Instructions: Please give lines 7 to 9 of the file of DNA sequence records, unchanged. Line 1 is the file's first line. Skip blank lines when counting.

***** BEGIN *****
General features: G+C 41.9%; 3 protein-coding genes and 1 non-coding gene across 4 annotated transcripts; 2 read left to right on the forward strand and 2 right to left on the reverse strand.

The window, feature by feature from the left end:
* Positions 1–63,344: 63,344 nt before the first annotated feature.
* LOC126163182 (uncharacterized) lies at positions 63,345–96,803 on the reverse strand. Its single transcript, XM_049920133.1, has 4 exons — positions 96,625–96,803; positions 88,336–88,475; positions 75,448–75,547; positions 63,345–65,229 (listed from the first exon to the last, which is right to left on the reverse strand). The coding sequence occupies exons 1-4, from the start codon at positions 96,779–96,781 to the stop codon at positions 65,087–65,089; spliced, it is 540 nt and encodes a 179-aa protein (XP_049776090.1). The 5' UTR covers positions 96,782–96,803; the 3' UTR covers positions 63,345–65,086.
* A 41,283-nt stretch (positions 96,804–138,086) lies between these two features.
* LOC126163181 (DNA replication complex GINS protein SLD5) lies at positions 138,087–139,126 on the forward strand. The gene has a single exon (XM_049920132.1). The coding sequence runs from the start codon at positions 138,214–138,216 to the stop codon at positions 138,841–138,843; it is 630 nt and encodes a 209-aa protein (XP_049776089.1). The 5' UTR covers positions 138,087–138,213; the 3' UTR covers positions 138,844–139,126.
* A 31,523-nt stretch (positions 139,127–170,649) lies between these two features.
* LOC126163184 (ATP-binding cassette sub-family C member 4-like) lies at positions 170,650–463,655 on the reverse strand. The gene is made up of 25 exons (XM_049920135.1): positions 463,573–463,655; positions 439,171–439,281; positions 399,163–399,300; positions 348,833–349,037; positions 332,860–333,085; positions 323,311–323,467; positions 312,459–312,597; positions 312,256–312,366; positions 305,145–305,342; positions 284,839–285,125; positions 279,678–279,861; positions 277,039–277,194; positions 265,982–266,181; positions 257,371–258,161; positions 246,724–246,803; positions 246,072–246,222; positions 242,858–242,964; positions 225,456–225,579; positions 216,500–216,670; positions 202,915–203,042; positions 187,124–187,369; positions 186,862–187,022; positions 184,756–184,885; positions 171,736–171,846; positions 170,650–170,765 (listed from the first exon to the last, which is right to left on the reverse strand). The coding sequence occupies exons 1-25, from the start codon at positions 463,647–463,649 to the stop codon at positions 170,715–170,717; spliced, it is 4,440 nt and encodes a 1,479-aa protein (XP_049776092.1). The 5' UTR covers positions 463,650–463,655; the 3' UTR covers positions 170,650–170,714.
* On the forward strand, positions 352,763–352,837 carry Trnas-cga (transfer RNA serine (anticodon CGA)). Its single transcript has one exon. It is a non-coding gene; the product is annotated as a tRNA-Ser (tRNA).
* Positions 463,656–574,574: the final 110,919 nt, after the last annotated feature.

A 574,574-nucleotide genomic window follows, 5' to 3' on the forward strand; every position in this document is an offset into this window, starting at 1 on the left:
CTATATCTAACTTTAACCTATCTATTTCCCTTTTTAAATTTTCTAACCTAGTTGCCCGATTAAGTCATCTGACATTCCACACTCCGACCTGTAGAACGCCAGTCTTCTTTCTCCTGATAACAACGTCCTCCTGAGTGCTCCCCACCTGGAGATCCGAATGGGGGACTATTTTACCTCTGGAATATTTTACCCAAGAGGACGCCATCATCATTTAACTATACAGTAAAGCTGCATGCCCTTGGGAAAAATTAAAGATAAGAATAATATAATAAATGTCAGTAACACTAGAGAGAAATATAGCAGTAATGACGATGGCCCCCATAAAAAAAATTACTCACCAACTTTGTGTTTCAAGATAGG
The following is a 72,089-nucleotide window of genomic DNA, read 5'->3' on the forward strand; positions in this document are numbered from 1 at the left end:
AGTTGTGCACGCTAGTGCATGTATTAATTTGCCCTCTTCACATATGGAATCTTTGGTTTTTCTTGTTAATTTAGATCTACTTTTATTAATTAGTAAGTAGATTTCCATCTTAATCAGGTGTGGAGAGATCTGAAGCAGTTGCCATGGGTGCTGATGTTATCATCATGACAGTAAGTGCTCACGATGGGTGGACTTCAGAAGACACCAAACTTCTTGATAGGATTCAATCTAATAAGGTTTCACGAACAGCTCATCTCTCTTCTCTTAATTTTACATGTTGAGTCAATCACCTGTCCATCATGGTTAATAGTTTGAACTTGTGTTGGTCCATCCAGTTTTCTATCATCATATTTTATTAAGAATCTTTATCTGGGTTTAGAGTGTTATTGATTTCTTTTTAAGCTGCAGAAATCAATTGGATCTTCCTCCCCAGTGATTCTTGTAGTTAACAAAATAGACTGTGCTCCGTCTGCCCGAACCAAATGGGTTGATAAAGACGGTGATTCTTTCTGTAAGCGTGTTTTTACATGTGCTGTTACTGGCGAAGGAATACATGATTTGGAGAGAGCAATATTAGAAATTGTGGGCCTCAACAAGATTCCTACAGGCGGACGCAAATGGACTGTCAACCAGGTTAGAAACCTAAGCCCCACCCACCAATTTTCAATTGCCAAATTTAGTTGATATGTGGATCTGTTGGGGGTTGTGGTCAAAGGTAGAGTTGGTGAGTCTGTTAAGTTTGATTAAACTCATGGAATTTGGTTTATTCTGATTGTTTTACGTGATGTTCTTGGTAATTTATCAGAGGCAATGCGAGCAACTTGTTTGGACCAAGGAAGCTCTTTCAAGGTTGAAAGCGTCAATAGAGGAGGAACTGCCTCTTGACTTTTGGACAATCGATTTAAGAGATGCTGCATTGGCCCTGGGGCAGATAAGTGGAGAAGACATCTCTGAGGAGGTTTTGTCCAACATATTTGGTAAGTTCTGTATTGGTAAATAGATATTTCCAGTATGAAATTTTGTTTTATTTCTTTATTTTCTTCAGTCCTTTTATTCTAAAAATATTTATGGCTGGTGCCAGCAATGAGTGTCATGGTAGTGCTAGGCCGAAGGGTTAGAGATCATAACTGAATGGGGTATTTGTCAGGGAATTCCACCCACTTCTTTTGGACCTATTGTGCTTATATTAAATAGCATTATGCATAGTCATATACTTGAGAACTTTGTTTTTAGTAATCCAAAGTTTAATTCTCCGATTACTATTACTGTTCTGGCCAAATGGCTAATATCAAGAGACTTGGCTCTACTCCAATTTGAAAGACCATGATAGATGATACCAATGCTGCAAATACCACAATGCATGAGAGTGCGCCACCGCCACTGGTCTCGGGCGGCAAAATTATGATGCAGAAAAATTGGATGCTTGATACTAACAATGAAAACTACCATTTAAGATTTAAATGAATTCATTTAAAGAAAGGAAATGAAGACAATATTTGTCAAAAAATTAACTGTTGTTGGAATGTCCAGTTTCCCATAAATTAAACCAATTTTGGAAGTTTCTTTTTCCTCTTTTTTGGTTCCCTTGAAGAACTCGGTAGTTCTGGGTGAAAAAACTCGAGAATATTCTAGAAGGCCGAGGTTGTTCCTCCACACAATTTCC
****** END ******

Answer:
* A 31,523-nt stretch (positions 139,127–170,649) lies between these two features.
* LOC126163184 (ATP-binding cassette sub-family C member 4-like) lies at positions 170,650–463,655 on the reverse strand. The gene is made up of 25 exons (XM_049920135.1): positions 463,573–463,655; positions 439,171–439,281; positions 399,163–399,300; positions 348,833–349,037; positions 332,860–333,085; positions 323,311–323,467; positions 312,459–312,597; positions 312,256–312,366; positions 305,145–305,342; positions 284,839–285,125; positions 279,678–279,861; positions 277,039–277,194; positions 265,982–266,181; positions 257,371–258,161; positions 246,724–246,803; positions 246,072–246,222; positions 242,858–242,964; positions 225,456–225,579; positions 216,500–216,670; positions 202,915–203,042; positions 187,124–187,369; positions 186,862–187,022; positions 184,756–184,885; positions 171,736–171,846; positions 170,650–170,765 (listed from the first exon to the last, which is right to left on the reverse strand). The coding sequence occupies exons 1-25, from the start codon at positions 463,647–463,649 to the stop codon at positions 170,715–170,717; spliced, it is 4,440 nt and encodes a 1,479-aa protein (XP_049776092.1). The 5' UTR covers positions 463,650–463,655; the 3' UTR covers positions 170,650–170,714.
* On the forward strand, positions 352,763–352,837 carry Trnas-cga (transfer RNA serine (anticodon CGA)). Its single transcript has one exon. It is a non-coding gene; the product is annotated as a tRNA-Ser (tRNA).